This sondage of elector values is also fundamentally incomplete. Do voters simply not care whether their votes are given equal weight or are simply wasted, or whether the make-up of the House of Commons reflects the electorate’s differing preferences? Should a minority effectively be able to rule the rest of the country unopposed for four years, with “false majority” governments? No questions appear that deal with these matters.

Those questions, however, would not have been based upon hypotheticals. Since World War I there have been seventeen majority governments, only three of which have had actual majority support from the voters. In last year’s election, more than 50% of all votes were for losing candidates, and hence wasted—that’s over nine million voters!

But instead of even whispering the concept of proportional representation in the survey, we are asked substantially less important questions, about voting machines and mandatory voting (again with scare-caveats), and even quizzed on where MPs should spend their time—the latter being something that no electoral system would address.

I cannot see a clear bias towards AV in this survey, as some have alleged, but I do see an obvious bias away from any form of proportional representation—which was favoured by 90% of those testifying and making written submissions to ERRE. While the survey does go a little deeper than most, asking for respondents’ priorities in an electoral system, for example, its drafting is chock-full of rookie mistakes (if mistakes they were) that would appall undergraduate students taking a methods course.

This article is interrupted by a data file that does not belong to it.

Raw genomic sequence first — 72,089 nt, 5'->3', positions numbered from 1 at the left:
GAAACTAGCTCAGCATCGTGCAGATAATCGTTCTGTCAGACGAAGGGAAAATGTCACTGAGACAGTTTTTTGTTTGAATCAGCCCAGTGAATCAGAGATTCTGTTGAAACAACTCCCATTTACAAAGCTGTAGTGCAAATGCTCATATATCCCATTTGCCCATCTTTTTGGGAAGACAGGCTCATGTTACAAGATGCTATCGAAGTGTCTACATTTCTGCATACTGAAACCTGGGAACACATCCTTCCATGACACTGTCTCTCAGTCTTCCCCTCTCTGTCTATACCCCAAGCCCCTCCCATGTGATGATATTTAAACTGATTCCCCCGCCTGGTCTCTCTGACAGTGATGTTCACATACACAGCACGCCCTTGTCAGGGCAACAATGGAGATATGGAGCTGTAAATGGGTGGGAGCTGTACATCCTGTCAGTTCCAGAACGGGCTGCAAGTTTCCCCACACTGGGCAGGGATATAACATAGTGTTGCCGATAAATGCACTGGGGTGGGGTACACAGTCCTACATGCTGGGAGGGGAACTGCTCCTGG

The results will be obviously and significantly skewed, by omission and commission, against proportional representation—the popular favourite. The latter, by the way, is a principle—a value, if you like—not a voting system: this cannot be stressed enough. So why would a survey allegedly intended to elicit the values Canadians would prefer in an electoral system, according to its defenders like Philippe Lagassé, so deliberately steer respondents away from this one?

The conclusion is clear: the purpose of this survey is cynically self-serving and political. Justin Trudeau won a majority with 39% of the vote, after all. As dub poet Lillian Allen says, “No one in power ain’t giving up nothing.”

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The new yokels

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“Evidence-based policy” is a cant phrase that has been around for a while. I first heard it used—repeatedly—at Justin Trudeau’s coronation in Montreal in 2012. It was clearly a term that was intended to set the Liberals off from the Conservatives, who governed in the teeth of evidence, facts, logic and science.

But once in power, this fresh new approach to governance was not to be. Climate change? Here are a couple more pipelines. And mind your manners, Injuns—we’ve got police and the military to sort you out if need be, and you’ve seen that movie before.